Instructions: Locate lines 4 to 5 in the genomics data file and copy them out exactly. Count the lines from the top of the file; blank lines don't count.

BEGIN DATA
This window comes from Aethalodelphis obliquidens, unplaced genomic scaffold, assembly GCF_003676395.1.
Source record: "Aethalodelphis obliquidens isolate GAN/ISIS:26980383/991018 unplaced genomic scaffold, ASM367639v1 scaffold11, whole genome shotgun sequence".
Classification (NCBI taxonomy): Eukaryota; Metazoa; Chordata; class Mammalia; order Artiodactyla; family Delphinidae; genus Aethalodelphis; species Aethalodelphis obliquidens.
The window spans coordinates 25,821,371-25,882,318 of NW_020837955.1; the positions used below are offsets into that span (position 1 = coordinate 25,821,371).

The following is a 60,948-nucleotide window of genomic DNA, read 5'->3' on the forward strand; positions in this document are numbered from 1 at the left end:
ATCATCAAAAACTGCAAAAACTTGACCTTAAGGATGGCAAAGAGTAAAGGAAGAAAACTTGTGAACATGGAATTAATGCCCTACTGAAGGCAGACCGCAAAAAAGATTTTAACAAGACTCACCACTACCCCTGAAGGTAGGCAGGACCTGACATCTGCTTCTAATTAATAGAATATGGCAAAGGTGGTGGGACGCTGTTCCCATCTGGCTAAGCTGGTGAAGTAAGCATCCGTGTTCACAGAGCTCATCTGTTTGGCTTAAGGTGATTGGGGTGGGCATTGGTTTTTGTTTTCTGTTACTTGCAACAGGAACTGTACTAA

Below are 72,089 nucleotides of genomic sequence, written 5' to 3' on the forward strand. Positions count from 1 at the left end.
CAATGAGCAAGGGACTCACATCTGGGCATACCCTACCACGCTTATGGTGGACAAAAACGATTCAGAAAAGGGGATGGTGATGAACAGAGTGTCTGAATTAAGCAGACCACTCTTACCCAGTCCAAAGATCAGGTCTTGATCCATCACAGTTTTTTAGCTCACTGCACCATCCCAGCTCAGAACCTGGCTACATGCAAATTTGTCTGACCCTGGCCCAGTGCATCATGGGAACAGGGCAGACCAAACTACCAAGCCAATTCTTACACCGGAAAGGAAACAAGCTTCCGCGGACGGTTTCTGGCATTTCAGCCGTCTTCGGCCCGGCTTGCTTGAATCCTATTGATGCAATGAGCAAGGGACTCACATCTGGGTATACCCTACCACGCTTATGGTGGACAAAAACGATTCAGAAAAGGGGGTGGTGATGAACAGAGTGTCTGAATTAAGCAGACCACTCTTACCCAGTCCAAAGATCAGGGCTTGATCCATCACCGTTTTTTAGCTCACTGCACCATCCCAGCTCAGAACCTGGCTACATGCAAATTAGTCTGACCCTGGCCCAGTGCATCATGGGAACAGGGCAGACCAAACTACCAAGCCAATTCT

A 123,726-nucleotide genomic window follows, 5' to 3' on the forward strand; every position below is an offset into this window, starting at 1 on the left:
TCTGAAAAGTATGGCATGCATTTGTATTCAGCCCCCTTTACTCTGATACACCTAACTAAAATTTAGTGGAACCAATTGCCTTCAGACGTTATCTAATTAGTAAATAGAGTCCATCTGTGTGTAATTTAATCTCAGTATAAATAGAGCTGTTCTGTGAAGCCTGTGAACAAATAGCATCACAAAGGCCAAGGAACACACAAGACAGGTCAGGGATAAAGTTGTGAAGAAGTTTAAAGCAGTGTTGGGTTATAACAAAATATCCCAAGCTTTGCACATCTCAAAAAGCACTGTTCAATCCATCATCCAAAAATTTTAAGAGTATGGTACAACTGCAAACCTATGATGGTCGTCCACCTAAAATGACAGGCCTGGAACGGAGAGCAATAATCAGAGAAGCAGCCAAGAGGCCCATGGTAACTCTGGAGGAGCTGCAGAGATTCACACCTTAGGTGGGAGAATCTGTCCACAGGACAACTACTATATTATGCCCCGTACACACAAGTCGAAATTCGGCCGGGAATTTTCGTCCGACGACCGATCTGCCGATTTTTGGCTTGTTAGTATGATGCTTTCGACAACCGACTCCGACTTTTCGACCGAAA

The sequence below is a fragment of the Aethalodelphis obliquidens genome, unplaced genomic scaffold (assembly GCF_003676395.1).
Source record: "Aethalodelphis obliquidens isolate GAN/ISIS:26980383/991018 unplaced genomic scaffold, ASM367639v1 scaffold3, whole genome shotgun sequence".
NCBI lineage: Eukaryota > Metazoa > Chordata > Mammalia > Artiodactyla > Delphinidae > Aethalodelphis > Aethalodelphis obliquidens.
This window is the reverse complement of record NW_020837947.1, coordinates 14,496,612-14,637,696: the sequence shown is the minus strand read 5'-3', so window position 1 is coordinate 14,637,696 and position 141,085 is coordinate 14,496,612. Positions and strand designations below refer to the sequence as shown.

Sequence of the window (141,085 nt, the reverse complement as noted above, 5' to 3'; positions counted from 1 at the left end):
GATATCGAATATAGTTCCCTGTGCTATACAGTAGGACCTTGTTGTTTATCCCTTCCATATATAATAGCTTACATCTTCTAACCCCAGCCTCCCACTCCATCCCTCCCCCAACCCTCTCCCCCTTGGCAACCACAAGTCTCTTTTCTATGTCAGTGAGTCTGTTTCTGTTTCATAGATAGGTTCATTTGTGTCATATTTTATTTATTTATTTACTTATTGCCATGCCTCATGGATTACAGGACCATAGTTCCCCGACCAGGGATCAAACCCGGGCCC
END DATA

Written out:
The window spans coordinates 25,821,371-25,882,318 of NW_020837955.1; the positions used below are offsets into that span (position 1 = coordinate 25,821,371).

The following is a 60,948-nucleotide window of genomic DNA, read 5'->3' on the forward strand; positions in this document are numbered from 1 at the left end: